A summary of Pound’s Imagist manifesto
Modernist poetry in English never had an official manifesto, but there are several documents which conceivably have a claim to the de facto title: T. E. Hulme’s ‘A Lecture on Modern Poetry’ (1908), for instance, or T. S. Eliot’s ‘Tradition and the Individual Talent’ (1919). Another potential claimant is Ezra Pound’s short essay ‘A Few Don’ts by an Imagiste’, which was published in Poetry magazine in 1913 and does have the right to the title ‘Imagist manifesto’. Since Imagism was the starting-point for much modernist English poetry, ‘A Few Don’ts by an Imagiste’ is worth exploring, summarising, and analysing here. You can read the full text here.
‘Imagisme’ (the final ‘e’ was Pound’s attempt to give the word a French sound, after Symbolisme; it was quickly, and quietly, dropped) began in the British Museum tea-room in 1912, when Ezra Pound declared to his ex-girlfriend Hilda Doolittle and her new boyfriend Richard Aldington that they were both ‘Imagist poets’, and the co-founders of a new poetic movement. (Pound also suggested Doolittle sign her poems simply as ‘H. D.’.) Read the rest of this entry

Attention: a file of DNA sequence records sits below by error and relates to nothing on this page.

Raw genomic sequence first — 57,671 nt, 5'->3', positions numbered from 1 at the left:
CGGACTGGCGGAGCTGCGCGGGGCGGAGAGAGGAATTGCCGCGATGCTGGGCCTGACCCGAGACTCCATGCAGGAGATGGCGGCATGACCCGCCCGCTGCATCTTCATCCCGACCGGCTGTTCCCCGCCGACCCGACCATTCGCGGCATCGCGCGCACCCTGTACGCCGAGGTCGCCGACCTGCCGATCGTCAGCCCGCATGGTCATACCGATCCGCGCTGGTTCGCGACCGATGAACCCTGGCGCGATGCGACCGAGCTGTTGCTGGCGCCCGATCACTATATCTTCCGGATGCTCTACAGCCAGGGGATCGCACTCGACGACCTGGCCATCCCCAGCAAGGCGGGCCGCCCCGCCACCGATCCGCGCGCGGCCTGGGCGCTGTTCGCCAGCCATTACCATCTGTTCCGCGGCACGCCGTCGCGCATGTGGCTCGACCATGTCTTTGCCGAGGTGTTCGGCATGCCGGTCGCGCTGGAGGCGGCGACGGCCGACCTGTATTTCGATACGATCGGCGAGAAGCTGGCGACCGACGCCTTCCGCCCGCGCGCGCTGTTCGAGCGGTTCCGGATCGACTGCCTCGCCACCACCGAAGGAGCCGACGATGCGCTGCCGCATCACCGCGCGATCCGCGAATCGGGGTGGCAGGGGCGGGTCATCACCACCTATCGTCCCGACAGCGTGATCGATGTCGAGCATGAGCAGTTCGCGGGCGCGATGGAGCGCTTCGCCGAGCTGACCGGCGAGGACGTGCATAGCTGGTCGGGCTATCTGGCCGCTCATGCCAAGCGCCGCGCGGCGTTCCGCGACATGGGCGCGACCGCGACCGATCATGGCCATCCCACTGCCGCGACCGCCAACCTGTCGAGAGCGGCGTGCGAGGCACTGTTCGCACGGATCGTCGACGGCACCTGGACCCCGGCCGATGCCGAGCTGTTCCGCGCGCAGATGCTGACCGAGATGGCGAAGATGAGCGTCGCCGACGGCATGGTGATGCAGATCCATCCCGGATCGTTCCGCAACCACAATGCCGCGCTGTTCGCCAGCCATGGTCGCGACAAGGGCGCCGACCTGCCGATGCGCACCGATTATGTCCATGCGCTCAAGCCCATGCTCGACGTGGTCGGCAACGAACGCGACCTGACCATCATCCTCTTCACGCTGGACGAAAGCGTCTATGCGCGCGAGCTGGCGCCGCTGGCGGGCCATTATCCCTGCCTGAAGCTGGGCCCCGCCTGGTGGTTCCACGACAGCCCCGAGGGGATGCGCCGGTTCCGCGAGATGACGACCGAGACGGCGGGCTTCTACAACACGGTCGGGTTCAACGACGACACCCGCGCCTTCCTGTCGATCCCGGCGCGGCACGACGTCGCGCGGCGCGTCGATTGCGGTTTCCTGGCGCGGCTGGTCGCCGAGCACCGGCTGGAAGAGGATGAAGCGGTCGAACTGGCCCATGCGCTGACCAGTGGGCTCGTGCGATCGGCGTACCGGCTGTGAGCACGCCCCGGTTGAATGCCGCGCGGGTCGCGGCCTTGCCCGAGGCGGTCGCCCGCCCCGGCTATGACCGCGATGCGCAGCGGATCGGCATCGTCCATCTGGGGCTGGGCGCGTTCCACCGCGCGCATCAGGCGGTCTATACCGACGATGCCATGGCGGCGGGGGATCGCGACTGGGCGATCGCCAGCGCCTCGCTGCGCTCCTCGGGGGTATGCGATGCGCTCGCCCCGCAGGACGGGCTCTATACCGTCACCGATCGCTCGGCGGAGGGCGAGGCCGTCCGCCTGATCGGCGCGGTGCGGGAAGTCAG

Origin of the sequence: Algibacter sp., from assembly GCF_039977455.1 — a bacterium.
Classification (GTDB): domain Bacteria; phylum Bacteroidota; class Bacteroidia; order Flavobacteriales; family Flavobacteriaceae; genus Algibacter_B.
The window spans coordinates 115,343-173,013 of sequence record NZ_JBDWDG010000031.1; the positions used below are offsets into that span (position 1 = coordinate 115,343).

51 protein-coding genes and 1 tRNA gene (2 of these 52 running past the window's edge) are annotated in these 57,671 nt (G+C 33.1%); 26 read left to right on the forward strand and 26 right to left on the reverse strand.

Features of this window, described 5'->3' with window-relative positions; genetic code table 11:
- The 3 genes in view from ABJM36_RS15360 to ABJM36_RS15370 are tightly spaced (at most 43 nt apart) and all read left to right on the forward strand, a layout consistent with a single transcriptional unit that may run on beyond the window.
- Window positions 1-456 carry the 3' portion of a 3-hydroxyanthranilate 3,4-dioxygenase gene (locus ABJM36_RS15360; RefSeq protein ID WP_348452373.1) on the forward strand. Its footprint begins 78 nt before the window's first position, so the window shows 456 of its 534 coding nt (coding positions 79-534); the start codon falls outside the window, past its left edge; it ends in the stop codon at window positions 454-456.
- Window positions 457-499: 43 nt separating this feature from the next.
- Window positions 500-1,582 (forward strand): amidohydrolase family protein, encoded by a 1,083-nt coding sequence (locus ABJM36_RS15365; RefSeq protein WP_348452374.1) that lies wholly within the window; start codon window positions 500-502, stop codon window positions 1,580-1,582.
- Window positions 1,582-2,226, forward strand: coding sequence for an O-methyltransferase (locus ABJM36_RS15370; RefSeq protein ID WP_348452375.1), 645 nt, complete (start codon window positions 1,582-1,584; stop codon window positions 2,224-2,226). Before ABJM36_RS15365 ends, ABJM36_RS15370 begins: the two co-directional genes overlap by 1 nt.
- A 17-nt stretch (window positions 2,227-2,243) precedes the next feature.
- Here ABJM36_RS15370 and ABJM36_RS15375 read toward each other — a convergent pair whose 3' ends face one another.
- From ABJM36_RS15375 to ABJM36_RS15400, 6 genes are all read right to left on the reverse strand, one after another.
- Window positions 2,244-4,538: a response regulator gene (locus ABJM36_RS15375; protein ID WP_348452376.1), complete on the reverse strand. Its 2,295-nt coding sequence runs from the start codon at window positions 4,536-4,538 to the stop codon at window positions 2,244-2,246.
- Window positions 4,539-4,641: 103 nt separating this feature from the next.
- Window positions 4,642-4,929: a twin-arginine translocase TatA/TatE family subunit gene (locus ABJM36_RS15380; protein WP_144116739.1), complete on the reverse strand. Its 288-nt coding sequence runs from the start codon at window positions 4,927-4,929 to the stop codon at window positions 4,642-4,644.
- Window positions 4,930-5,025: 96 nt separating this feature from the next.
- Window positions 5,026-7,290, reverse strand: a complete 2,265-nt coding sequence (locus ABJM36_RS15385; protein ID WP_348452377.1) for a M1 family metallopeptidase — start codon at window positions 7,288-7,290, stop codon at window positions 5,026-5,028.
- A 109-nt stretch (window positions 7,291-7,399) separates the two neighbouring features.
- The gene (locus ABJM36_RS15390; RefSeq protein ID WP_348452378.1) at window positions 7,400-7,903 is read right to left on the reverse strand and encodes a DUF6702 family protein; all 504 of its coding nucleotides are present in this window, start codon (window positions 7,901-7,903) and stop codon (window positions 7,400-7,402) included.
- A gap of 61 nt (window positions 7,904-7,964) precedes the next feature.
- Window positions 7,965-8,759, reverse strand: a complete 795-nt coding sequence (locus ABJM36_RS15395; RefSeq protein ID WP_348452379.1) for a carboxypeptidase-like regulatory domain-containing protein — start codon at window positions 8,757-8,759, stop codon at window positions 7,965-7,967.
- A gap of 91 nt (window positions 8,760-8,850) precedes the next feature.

The greatest poems by William Blake
William Blake (1757-1827) is one of the key figures of English Romanticism, and a handful of his poems are universally known thanks to their memorable phrases and opening lines. In this post we’ve chosen what we consider to be ten of the best William Blake poems, along with links to each of them.
‘Jerusalem’. The hymn called ‘Jerusalem’ is surrounded by misconceptions, legend, and half-truths. Blake wrote the words which the composer Hubert Parry later set to music, but Blake didn’t call his poem ‘Jerusalem’, and instead the famous words that form the lyrics of the hymn are merely one part of a longer poem, a poem which Blake called Milton. The poem has been read as a satire of the rampant jingoism and Christian feeling running through England during the Napoleonic Wars, and has even been described as anti-patriotic, despite the patriotic nature of the hymn it inspired. Read the rest of this entry